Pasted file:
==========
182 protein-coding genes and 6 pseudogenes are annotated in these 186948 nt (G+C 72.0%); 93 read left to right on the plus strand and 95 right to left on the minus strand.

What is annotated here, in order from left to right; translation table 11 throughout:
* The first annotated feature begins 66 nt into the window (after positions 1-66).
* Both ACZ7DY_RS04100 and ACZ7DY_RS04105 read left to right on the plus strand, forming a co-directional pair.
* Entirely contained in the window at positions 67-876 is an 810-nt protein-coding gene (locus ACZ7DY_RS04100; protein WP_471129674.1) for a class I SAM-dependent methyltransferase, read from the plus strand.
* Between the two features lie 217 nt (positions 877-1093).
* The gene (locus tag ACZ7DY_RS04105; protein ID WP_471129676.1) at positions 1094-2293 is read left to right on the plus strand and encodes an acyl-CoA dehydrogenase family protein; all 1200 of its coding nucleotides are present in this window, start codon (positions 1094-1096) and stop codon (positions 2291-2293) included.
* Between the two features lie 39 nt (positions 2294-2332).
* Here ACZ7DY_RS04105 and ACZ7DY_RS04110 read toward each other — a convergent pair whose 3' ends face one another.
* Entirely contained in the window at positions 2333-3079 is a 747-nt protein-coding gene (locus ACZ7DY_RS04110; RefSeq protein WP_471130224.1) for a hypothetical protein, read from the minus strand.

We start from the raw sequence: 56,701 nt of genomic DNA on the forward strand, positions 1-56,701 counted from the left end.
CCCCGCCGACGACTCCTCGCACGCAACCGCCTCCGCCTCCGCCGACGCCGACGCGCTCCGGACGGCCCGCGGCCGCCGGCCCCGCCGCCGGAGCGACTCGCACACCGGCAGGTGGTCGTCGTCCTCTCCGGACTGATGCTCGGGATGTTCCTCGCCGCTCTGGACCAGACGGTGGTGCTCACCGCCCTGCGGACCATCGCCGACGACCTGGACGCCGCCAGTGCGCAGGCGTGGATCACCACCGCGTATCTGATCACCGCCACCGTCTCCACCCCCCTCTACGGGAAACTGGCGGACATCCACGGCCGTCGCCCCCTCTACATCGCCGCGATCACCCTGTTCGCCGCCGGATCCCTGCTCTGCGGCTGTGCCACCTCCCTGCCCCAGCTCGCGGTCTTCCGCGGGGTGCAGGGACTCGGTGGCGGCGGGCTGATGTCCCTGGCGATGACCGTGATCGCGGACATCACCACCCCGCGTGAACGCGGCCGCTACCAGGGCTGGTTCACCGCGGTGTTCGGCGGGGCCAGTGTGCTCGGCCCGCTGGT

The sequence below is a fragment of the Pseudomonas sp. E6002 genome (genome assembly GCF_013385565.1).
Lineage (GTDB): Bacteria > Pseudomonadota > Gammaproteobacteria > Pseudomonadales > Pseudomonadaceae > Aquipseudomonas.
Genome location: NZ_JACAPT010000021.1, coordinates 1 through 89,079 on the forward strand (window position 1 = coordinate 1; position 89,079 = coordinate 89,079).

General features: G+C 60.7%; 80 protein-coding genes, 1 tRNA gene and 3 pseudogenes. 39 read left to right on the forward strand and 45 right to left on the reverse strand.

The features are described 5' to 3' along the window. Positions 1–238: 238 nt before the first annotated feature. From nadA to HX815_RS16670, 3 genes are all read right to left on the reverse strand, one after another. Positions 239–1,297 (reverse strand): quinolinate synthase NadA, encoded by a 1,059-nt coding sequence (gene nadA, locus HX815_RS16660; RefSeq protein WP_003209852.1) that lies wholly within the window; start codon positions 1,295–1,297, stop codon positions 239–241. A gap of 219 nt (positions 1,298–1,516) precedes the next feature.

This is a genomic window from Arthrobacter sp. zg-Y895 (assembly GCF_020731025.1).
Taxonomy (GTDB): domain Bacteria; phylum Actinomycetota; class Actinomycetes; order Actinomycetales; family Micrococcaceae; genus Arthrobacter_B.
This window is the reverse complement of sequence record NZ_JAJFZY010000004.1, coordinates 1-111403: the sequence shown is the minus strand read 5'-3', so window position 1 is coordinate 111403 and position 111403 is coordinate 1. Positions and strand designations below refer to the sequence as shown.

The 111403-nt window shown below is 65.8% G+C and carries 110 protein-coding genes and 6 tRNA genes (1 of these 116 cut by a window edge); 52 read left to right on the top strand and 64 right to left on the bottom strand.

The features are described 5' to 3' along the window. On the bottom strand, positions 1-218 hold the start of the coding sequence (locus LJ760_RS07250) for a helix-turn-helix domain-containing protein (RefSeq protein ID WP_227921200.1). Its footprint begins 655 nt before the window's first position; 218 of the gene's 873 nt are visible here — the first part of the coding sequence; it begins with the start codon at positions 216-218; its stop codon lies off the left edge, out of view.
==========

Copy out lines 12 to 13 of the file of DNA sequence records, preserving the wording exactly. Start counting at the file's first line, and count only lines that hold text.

CCCCGCCGACGACTCCTCGCACGCAACCGCCTCCGCCTCCGCCGACGCCGACGCGCTCCGGACGGCCCGCGGCCGCCGGCCCCGCCGCCGGAGCGACTCGCACACCGGCAGGTGGTCGTCGTCCTCTCCGGACTGATGCTCGGGATGTTCCTCGCCGCTCTGGACCAGACGGTGGTGCTCACCGCCCTGCGGACCATCGCCGACGACCTGGACGCCGCCAGTGCGCAGGCGTGGATCACCACCGCGTATCTGATCACCGCCACCGTCTCCACCCCCCTCTACGGGAAACTGGCGGACATCCACGGCCGTCGCCCCCTCTACATCGCCGCGATCACCCTGTTCGCCGCCGGATCCCTGCTCTGCGGCTGTGCCACCTCCCTGCCCCAGCTCGCGGTCTTCCGCGGGGTGCAGGGACTCGGTGGCGGCGGGCTGATGTCCCTGGCGATGACCGTGATCGCGGACATCACCACCCCGCGTGAACGCGGCCGCTACCAGGGCTGGTTCACCGCGGTGTTCGGCGGGGCCAGTGTGCTCGGCCCGCTGGT

The sequence below is a fragment of the Pseudomonas sp. E6002 genome (genome assembly GCF_013385565.1).